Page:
The Jaime Lannister

When the Jaime was a senior graduate student, he blew the whistle on misconduct by his supervisor, who was then censured by the university and has disappeared from academia. Although some laud the Jaime’s action in this case, other supervisors have been reluctant to take him on. As a result, he is a quite jaded and often makes acerbic comments about the whole process of graduate school. Deep down, however, he just wants to do good science – although he has some pretty weird relationships with other students.

The Robert Baratheon

You have never met a person who enjoys living quite so much as the Robert. He is the life of every party and this popularity has carried forward to many collaborations and supporters, generating some outstanding papers. It seems, however, that his hard-living ways might be getting the most of him and he could flame out soon.


The Arya Stark

The Arya applied for a series of international fellowships and has been away for much of her degree. On her return, she is much more mature and experienced, having picked up a set of extremely rare and exceptional research skills, although it isn't clear she always uses them for the best purposes.



The Davos Seaworth

This student came from nowhere and, through simple hard work and dedication, has risen to a place of influence within his field. He has exceptionally good advice for other students in the lab and will – occasionally – directly disobey the wishes of his supervisor. Yet, whenever, he does so, it seems he made the right decision after all. He is extremely humble, almost annoying so, and would probably turn down an academic position on the excuse that he isn’t really worthy.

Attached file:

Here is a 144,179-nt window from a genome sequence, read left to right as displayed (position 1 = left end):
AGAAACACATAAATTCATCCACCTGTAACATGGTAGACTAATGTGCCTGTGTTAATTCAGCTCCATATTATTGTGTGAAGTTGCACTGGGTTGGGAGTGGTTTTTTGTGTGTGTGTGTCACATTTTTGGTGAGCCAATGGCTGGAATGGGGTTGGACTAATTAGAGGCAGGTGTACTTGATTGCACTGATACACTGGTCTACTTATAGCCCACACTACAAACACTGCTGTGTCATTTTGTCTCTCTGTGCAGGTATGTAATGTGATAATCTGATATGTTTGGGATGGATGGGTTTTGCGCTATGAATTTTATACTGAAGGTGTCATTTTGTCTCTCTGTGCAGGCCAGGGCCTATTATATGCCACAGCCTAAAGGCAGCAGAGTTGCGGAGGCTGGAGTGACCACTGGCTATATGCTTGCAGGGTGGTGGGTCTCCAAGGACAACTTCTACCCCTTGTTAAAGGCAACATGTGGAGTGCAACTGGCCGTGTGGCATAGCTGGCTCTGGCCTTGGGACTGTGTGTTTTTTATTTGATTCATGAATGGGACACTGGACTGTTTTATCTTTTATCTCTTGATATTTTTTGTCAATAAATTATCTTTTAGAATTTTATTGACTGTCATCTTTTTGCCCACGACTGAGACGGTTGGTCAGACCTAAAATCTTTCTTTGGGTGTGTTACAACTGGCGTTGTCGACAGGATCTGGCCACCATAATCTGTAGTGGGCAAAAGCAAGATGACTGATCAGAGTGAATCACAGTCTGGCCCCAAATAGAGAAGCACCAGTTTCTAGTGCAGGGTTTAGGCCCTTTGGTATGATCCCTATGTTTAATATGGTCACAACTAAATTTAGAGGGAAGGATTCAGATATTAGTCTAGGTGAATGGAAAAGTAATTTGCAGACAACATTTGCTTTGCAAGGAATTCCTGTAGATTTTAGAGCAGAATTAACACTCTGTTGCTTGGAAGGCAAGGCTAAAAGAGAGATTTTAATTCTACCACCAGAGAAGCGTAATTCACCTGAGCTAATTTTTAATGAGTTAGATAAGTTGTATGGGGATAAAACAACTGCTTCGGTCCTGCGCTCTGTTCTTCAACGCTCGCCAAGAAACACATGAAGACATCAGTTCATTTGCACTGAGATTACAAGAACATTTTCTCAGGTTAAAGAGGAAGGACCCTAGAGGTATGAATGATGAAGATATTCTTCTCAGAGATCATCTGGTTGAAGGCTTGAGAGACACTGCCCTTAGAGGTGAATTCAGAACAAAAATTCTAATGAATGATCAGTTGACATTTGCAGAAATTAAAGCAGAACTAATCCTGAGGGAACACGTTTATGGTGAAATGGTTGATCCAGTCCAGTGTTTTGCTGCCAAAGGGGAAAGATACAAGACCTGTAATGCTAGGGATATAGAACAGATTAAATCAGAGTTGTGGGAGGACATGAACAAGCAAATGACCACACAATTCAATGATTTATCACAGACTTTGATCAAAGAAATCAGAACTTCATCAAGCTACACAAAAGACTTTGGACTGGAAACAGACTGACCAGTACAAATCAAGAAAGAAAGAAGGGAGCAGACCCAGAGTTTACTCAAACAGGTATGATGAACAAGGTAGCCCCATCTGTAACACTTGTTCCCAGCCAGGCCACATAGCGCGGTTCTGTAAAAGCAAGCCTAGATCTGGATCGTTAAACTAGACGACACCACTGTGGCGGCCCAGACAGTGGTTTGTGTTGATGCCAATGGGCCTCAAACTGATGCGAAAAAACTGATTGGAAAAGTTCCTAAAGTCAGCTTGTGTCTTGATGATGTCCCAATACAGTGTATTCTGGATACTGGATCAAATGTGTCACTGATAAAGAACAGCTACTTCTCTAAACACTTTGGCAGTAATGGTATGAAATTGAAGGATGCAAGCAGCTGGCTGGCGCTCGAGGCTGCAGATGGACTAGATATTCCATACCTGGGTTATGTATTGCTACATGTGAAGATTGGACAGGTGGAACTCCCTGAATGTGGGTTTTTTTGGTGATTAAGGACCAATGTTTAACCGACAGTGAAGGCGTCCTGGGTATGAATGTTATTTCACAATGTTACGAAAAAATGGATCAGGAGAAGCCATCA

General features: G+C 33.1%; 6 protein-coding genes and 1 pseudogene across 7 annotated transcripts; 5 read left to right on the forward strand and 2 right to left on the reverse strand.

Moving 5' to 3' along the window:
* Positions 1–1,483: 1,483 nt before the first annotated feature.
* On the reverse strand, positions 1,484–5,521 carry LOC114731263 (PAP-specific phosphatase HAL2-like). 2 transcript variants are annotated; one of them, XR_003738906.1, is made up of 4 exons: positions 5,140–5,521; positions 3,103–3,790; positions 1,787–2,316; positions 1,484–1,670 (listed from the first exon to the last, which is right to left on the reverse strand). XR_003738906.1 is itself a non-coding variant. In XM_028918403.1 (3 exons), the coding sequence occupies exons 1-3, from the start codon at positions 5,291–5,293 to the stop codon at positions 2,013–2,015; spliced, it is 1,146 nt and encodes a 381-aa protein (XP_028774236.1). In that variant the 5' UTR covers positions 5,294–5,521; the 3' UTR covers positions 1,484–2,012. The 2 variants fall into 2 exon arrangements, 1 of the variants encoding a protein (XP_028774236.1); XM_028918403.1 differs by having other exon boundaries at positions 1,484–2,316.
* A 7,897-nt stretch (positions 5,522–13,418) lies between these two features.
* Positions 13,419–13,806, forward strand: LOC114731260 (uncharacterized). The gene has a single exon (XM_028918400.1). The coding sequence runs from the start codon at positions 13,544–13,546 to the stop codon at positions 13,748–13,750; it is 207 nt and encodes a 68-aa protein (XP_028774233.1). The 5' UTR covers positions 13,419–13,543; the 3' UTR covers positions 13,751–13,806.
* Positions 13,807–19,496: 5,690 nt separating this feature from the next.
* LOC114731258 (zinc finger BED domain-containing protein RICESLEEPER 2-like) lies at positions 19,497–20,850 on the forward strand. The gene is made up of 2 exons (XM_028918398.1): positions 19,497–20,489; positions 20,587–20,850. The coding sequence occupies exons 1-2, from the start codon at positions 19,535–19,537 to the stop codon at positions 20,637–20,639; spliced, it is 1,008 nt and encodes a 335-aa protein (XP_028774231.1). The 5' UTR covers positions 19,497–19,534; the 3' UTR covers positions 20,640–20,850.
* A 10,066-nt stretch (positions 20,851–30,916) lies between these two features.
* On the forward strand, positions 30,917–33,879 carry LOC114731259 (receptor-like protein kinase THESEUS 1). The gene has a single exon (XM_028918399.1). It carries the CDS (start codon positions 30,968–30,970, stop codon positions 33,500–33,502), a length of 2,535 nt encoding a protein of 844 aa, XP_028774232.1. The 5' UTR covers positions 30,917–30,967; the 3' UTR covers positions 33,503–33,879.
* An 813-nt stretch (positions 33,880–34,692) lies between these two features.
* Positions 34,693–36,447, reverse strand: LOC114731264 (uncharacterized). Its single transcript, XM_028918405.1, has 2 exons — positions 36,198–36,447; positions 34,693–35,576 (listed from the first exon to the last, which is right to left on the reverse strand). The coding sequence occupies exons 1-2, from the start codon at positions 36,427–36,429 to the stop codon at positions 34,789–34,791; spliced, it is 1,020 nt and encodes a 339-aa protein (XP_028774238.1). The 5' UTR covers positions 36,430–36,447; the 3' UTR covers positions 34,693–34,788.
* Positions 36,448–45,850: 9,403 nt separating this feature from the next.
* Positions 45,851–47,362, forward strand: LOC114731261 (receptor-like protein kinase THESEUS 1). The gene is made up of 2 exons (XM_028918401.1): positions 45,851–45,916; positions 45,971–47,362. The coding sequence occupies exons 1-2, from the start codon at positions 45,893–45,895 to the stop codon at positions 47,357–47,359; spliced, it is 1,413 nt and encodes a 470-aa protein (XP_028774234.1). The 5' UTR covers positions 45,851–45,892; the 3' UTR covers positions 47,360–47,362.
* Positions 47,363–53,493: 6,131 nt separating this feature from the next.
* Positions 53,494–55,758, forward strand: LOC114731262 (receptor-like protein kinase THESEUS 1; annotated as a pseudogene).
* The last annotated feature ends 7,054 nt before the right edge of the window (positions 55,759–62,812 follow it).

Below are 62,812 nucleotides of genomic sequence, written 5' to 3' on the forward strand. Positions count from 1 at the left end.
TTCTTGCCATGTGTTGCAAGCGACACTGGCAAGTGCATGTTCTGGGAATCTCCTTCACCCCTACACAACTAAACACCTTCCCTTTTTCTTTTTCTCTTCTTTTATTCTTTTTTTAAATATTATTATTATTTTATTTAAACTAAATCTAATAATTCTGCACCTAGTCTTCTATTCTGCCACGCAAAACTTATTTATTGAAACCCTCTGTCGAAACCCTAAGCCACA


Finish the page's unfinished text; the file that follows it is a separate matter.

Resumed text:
The Sandor Clegane

Another very capable student, he suffers one major flaw – he is terrified of snakes, even though his research is conducted in tropical environments abounding in them. Ok, perhaps he suffers several flaws, another one being his taciturn and blunt criticism of ideas he deems uninteresting and experimental designs he considers flawed. It seems clear that, deep down, he would really like to be a Professor and has the skills to do so; yet his difficult personality might preclude this.



Thursday, March 15, 2018

The 16 types of graduate supervisor – by JRR Tolkien


(Genders match the original.)

The Gandalf
Extremely wise – if sometimes inscrutably so – and able to solve your biggest problems, the Gandalf is often absent for long periods of time. And these can often be the most inconvenient times for him to be away. In his defense, these absences are often for extremely important meetings or to deal with problems in his collaborative network. Don’t count on the Gandalf for much day-to-day help with minor tasks but, catch him at the pub, and he will be fun and a fount of wisdom.

The Boromir
He is very good at solving your day-to-day problems, yet he does so reluctantly and seemingly without enjoyment. He is very skeptical of your ideas and will only let you pursue them when your committee guilts him into it. Often brooding, you get the impression that the Boromir might not like you. Indeed, he might be stealing your ideas and publishing them separately – although he will feel extremely guilty about it.

The Faramir
The Faramir had a famous PhD supervisor who is still active, and he has a bit of an inferiority complex about it. He is very sincere and helpful but often tries to adhere to the ways of his previous supervisor, even though they don’t really work that well for his own students. Fortunately, a well reasoned argument can usually shift the Faramir around to your way of thinking.